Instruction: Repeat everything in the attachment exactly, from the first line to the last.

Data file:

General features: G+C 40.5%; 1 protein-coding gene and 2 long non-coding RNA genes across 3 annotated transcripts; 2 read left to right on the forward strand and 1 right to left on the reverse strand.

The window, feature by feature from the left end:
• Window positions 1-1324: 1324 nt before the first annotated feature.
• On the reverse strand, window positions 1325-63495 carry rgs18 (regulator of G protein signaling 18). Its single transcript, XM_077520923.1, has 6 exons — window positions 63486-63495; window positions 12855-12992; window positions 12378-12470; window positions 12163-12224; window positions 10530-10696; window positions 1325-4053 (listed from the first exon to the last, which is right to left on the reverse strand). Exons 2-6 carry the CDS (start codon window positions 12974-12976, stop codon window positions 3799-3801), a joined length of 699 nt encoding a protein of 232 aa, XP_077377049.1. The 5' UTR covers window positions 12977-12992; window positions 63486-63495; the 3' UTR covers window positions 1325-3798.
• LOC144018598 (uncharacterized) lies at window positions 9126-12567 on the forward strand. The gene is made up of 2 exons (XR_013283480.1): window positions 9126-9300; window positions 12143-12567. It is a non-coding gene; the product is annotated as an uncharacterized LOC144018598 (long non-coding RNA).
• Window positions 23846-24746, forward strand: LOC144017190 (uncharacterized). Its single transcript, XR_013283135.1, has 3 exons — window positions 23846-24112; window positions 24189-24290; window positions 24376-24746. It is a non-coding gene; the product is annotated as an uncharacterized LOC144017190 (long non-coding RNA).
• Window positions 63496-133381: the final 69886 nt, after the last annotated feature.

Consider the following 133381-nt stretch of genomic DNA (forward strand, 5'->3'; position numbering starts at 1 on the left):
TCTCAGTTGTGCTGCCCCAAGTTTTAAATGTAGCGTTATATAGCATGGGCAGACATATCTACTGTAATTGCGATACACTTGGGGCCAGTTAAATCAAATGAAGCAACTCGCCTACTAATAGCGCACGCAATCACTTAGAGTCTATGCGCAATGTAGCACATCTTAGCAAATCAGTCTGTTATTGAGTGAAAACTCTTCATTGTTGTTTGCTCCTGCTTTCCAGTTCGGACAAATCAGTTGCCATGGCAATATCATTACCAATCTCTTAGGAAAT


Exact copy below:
General features: G+C 40.5%; 1 protein-coding gene and 2 long non-coding RNA genes across 3 annotated transcripts; 2 read left to right on the forward strand and 1 right to left on the reverse strand.

The window, feature by feature from the left end:
• Window positions 1-1324: 1324 nt before the first annotated feature.
• On the reverse strand, window positions 1325-63495 carry rgs18 (regulator of G protein signaling 18). Its single transcript, XM_077520923.1, has 6 exons — window positions 63486-63495; window positions 12855-12992; window positions 12378-12470; window positions 12163-12224; window positions 10530-10696; window positions 1325-4053 (listed from the first exon to the last, which is right to left on the reverse strand). Exons 2-6 carry the CDS (start codon window positions 12974-12976, stop codon window positions 3799-3801), a joined length of 699 nt encoding a protein of 232 aa, XP_077377049.1. The 5' UTR covers window positions 12977-12992; window positions 63486-63495; the 3' UTR covers window positions 1325-3798.
• LOC144018598 (uncharacterized) lies at window positions 9126-12567 on the forward strand. The gene is made up of 2 exons (XR_013283480.1): window positions 9126-9300; window positions 12143-12567. It is a non-coding gene; the product is annotated as an uncharacterized LOC144018598 (long non-coding RNA).
• Window positions 23846-24746, forward strand: LOC144017190 (uncharacterized). Its single transcript, XR_013283135.1, has 3 exons — window positions 23846-24112; window positions 24189-24290; window positions 24376-24746. It is a non-coding gene; the product is annotated as an uncharacterized LOC144017190 (long non-coding RNA).
• Window positions 63496-133381: the final 69886 nt, after the last annotated feature.

Consider the following 133381-nt stretch of genomic DNA (forward strand, 5'->3'; position numbering starts at 1 on the left):
TCTCAGTTGTGCTGCCCCAAGTTTTAAATGTAGCGTTATATAGCATGGGCAGACATATCTACTGTAATTGCGATACACTTGGGGCCAGTTAAATCAAATGAAGCAACTCGCCTACTAATAGCGCACGCAATCACTTAGAGTCTATGCGCAATGTAGCACATCTTAGCAAATCAGTCTGTTATTGAGTGAAAACTCTTCATTGTTGTTTGCTCCTGCTTTCCAGTTCGGACAAATCAGTTGCCATGGCAATATCATTACCAATCTCTTAGGAAAT